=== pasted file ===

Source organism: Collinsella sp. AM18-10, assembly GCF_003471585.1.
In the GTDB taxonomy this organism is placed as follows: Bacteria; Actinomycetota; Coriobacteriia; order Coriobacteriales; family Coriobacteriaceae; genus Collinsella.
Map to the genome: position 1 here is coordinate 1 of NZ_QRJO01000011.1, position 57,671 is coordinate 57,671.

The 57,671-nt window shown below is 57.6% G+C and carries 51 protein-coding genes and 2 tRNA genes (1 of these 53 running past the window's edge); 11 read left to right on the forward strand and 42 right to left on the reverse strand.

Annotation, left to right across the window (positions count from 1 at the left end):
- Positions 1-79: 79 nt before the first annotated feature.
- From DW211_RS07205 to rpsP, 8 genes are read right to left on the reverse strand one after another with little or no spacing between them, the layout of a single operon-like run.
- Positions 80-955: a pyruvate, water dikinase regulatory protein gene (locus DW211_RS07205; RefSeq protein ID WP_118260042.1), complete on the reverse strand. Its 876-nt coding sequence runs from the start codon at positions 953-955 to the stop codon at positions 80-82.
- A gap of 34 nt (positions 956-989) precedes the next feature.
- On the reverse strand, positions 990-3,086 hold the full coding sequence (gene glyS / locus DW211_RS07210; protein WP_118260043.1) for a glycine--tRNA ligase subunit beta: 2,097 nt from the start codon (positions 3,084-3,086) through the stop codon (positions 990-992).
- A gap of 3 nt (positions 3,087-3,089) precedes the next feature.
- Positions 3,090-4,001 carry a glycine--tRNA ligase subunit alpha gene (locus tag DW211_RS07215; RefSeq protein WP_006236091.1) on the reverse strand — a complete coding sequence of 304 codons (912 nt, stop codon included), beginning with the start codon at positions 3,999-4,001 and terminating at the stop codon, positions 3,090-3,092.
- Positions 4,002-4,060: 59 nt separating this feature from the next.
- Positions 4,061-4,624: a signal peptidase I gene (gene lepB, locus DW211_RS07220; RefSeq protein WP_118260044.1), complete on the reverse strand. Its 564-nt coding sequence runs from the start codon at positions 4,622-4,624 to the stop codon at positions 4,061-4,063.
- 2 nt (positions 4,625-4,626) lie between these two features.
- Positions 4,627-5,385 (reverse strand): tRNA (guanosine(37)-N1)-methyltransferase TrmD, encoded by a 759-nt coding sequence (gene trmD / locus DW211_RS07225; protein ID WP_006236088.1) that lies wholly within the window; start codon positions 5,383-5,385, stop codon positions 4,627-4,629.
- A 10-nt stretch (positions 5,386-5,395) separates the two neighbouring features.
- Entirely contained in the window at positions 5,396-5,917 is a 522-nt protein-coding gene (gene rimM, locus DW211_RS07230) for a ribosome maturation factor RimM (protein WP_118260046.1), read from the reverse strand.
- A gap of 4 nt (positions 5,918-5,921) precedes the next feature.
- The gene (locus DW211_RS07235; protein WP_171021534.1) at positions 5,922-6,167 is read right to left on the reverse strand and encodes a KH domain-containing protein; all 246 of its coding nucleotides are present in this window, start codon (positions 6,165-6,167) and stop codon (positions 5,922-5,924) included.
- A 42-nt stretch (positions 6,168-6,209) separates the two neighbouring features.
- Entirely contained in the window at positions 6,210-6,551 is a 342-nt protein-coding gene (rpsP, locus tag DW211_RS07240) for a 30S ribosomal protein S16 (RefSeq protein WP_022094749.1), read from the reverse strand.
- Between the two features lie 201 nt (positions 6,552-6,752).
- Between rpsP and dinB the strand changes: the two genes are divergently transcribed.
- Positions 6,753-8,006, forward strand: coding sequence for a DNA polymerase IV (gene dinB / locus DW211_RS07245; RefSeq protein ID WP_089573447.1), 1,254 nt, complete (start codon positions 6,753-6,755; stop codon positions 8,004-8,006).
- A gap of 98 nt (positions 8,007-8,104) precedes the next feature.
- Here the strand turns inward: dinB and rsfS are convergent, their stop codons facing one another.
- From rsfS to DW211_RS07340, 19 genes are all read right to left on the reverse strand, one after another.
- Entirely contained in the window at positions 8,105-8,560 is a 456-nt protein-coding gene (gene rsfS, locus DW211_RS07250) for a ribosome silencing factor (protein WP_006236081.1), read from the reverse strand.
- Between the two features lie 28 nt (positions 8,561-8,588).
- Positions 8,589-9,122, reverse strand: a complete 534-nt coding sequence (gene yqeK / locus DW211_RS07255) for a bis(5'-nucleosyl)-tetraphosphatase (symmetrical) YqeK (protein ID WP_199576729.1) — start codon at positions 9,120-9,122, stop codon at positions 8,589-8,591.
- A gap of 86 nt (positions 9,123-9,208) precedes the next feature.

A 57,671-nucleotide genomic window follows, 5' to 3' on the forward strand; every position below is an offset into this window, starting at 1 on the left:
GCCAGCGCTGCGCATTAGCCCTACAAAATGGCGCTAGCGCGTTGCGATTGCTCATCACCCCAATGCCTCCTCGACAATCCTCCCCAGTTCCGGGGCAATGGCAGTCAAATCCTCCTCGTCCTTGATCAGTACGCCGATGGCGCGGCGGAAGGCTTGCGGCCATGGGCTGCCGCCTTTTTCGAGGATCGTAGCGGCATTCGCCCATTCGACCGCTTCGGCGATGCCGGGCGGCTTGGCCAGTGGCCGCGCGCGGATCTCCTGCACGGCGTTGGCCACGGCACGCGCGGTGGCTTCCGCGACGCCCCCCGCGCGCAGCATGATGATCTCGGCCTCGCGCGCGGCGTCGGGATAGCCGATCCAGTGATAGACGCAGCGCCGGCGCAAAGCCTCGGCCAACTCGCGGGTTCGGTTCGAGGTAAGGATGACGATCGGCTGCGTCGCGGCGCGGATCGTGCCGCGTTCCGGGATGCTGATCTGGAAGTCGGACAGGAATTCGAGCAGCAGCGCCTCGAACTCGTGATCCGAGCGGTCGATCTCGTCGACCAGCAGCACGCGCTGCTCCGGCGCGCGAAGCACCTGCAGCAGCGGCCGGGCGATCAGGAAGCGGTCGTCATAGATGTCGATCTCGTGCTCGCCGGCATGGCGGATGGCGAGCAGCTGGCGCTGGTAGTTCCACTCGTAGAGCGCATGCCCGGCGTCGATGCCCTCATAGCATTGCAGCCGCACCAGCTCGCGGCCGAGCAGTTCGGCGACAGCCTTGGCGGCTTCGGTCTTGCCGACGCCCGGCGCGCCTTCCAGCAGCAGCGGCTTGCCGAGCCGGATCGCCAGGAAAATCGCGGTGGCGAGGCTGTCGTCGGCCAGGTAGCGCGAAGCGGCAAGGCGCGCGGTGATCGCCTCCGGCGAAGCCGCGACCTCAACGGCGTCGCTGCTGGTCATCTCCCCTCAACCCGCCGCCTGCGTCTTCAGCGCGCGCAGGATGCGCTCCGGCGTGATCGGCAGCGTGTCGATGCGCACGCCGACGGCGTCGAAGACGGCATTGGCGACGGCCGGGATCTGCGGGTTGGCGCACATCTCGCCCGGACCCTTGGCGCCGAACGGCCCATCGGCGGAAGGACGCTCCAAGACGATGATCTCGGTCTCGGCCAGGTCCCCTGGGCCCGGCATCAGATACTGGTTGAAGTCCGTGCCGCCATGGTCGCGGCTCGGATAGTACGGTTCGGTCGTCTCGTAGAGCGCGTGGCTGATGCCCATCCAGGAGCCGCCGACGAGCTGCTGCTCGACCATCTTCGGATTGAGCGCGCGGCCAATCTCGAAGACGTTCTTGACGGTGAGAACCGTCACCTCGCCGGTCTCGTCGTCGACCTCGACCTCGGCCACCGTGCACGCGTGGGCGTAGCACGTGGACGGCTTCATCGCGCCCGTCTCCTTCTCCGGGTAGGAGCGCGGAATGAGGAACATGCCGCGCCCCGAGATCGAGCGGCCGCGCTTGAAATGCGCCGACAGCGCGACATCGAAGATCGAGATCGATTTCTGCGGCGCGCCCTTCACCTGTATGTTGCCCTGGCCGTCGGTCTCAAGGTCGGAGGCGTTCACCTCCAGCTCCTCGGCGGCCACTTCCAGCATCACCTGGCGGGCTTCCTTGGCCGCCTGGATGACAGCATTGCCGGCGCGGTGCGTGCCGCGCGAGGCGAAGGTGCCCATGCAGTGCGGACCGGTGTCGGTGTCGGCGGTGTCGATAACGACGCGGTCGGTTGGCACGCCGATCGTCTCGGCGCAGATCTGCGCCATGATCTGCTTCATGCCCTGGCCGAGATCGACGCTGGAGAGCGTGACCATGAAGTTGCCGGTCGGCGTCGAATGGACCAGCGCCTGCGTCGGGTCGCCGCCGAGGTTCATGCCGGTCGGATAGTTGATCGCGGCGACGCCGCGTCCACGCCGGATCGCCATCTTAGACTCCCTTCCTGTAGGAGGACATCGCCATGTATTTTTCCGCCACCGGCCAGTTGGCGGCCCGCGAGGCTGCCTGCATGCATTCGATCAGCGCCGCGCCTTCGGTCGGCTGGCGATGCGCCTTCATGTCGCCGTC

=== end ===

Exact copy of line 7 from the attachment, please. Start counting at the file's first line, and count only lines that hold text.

- From DW211_RS07205 to rpsP, 8 genes are read right to left on the reverse strand one after another with little or no spacing between them, the layout of a single operon-like run.